Dave Ross(ddgdrs)United States
Note: this content has also appeared on my Wordpress blog, playing and designing board games. I only cross-post about half the time.
I played three games of Wargame last night and was struck once again by how many choices that game offers in such a short time frame. Even though each player only gets 26 moves, the game is really quite complex. As I told my friend and opponent yesterday, “it makes my brain explode.” In a good way, of course. :-)
To be honest, I had begun to doubt the game a bit, wondering if it really was as good as I had initially thought, feeling that perhaps I shouldn’t have released it when I did. Part of the problem was that I didn’t really understand the game, at one level, and had only won when teaching it to newbies. I was afraid that there was perhaps some obvious strategy I was missing, some key parameter to focus on that would render other approaches to the game untenable.
And of course that might still be true, but I’m a lot less worried about it now.
The guy I played it with, C, used to play chess in his younger days and got to be quite good at it. I can’t remember the details, but I think at one point he even played in the nationals. So I was particularly keen to see if he could break the game.
He couldn’t. Granted, we only played three games, but still I was gratified to find that such a strategically-minded thinker couldn’t find an obvious path to victory, especially since (as I said above) each player only gets 26 moves.
I won’t say which of us ended up winning overall, but I will say that it took three games for one of us to win a best two out of three. And yes, this does mean that I won a game! And no, it wasn’t the first game we played, either. :-)
I think what saves the game is that are so many things to think about: you want to avoid losing three adjacent battles (since this limits your ability to switch cards), you want to bluff your opponent successfully regarding the traitors (keep ‘em guessing), you want to win each battle by as small a margin as possible (save bigger cards for bigger battles), you want to switch cards in such a way that it puts you ahead in both battle areas (make the most of each switch), you want to try to create “sure winners” on your side and “sure losers” on your opponent’s side (while preventing your opponent from doing the same), et cetera, et cetera.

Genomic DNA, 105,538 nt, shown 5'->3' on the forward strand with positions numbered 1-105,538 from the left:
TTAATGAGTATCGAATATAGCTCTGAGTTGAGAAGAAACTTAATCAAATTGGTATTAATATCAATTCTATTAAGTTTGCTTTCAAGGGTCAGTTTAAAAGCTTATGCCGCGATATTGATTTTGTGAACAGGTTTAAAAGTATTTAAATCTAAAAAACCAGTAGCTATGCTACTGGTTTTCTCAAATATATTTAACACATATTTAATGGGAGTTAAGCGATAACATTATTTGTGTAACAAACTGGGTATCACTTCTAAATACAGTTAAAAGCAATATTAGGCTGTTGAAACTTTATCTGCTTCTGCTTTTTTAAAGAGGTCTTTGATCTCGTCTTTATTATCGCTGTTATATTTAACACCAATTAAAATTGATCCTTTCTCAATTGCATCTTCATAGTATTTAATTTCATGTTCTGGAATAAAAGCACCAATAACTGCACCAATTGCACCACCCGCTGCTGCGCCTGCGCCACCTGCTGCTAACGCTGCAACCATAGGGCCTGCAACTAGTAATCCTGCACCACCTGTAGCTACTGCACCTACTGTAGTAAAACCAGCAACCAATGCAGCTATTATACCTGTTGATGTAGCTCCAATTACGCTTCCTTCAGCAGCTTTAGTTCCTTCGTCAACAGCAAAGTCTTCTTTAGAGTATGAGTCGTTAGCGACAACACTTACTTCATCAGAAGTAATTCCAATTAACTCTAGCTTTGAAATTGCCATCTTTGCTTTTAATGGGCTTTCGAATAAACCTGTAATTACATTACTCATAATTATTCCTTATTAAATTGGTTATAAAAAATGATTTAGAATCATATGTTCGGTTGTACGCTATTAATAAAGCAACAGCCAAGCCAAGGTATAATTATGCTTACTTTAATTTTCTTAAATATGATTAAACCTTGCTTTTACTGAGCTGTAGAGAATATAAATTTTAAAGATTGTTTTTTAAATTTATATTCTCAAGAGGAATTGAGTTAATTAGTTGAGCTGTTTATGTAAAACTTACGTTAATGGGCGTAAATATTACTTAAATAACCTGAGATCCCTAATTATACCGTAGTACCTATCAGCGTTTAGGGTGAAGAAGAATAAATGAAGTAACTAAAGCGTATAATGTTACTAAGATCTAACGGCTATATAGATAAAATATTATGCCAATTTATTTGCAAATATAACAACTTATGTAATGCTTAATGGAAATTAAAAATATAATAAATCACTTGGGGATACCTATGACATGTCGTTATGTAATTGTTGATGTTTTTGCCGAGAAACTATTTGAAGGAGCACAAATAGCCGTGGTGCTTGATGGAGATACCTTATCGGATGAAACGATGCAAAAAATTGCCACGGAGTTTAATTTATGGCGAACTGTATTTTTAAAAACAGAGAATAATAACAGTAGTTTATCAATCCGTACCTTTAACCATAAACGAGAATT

Every time I play the game I learn more about it. Last night, for example, I learned the value of attacking a higher-valued card. This puts your opponent in a dilemma, since he has to decide if he wants to win with the card he’s got there or switch in another winner to do battle with you. (He could also conceivably switch in a loser to do battle, but I don’t imagine that would happen very often.) If he leaves the piece, you’ve taken that piece out of play (and have prevented him from using it elsewhere); if he subs in another piece for it, you’ve caused him to squander one of his five switches on a less-than-optimal trade. And also, of course, you’ve forced him to go first in the next battle, and that’s not often going to be to his advantage.
One thing that’s interesting about the game is how you can only rarely be guaranteed a victory when attacking (if your opponent’s card is pinned, if he’s out of switches, or if you’ve got an unbeatable card). What this means is that you have to be very careful where you attack in addition to what you attack with.
This was actually how I won the second game we played: though I was far behind, I had won a couple battles on the right-hand side of the board. There was just one battle area between the two battles I had already won, and he chose that as the area he wanted to attack. I paid to switch two cards so I could win the battle and take three-in-a-row. This three-in-a-row prevented him from switching out one of the cards right next to it, so I paid to switch before my attack and won both the battle and the game (since I now had four-in-a-row). It was ugly, but hey — it worked. :-)
Anyway, I was happy that the game held up last night under scrutiny. I was also happy to discover the other day that Chris Hansen has uploaded a number of photos of the game. Very cool!